On Sunday, the Horniman Museum in London announced that it would return many of the artifacts that British soldiers had stolen in Nigeria, including 12 of the renowned Benin Bronzes.
Ownership of 72 items that were taken from Benin City under duress during the British military invasion in February 1897 will be transferred to the Nigerian government, according to a statement from the museum.
"Twelve brass plaques, also referred to as Benin bronzes, are part of the collection. Other items include an altar piece made of brass featuring a cockerel, ivory and brass ceremonial objects, brass bells, commonplace items like fans and baskets, and a key "to the king's palace," "It stated.
Numerous Benin Bronzes from Nigeria, which date from the 16th to the 18th century, were stolen from the palace of the former Benin Kingdom and are now displayed in museums all over the US and Europe.
Nigeria, which has been negotiating their return, intends to house the bronzes, some of the most renowned pieces of African art, in a museum that will be built in Benin City, in the southern Edo state.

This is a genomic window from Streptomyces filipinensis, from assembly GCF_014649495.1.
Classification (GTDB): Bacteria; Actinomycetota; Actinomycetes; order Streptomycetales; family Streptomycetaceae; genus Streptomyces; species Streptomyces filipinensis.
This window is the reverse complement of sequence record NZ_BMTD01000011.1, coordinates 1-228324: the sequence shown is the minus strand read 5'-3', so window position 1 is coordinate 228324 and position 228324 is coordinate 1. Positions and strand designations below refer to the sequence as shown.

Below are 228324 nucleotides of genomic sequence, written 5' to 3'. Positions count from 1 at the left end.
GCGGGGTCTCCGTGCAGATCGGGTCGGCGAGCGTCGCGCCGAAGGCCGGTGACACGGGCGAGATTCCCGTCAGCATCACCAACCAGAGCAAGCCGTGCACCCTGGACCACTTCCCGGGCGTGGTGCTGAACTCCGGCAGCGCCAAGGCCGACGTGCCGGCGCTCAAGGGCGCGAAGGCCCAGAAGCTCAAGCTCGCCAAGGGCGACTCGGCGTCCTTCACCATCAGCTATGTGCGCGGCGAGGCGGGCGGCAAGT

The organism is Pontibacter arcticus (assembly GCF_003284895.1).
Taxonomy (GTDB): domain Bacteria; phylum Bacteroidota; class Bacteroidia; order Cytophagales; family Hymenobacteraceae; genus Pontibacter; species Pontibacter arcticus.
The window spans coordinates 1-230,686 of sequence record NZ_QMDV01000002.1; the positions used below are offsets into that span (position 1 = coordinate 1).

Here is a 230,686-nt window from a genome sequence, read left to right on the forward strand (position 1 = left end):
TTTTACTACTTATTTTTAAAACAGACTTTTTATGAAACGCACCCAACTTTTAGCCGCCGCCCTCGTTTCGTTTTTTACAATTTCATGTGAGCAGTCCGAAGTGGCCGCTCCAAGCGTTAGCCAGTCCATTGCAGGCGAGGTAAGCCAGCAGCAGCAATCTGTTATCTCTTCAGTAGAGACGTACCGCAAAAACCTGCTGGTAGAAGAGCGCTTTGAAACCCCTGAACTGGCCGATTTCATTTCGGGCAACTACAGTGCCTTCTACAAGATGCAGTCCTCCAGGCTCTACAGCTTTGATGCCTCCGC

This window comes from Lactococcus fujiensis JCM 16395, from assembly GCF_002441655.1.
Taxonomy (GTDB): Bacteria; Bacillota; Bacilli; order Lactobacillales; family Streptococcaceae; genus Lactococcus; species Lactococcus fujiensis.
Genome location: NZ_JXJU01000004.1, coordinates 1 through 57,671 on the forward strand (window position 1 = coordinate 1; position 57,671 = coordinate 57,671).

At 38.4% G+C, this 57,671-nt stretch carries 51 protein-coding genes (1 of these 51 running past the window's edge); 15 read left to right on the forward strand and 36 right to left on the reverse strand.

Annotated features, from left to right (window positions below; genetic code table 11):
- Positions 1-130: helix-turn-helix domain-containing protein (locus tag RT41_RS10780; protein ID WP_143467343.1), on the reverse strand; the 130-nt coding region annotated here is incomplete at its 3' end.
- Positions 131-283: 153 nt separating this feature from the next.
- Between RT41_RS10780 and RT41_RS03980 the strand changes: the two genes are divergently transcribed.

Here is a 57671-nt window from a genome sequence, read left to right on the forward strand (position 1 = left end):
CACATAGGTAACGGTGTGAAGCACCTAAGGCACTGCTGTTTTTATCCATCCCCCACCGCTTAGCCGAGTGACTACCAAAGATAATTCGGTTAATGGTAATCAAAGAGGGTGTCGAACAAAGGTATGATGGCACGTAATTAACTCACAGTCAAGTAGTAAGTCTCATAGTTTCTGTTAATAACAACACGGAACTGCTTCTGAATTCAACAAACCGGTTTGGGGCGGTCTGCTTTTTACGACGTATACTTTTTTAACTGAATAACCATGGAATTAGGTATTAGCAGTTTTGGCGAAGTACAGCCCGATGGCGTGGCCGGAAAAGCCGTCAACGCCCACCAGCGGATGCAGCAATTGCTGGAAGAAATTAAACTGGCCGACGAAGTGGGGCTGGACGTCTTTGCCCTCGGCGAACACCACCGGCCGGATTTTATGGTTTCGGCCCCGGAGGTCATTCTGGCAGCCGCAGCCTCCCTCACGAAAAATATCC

The museum cited Eve Salomon, Chair of the Trustees of the Horniman Museum and Gardens, as saying, "The evidence is very clear that these objects were acquired through force, and external consultation supported our view that it is both moral and appropriate to return their ownership to Nigeria."
Abba Tijani, the chairman of Nigeria's National Commission for Museums and Monuments, applauded the choice and expressed his excitement for "a fruitful discussion on loan agreements and collaborations."
In addition to Britain, other European nations have requested the return of lost treasures, including France, Belgium, the Netherlands, and Germany.
According to experts, between 85% and 90% of African cultural artifacts have been removed from the continent.
The largest effort to date by a European nation to return looted artworks was made on July 1 when Germany signed an agreement to start returning hundreds of Benin Bronzes to Nigeria.
Around 1,100 of the artifacts are present in Germany, distributed among about 20 museums.
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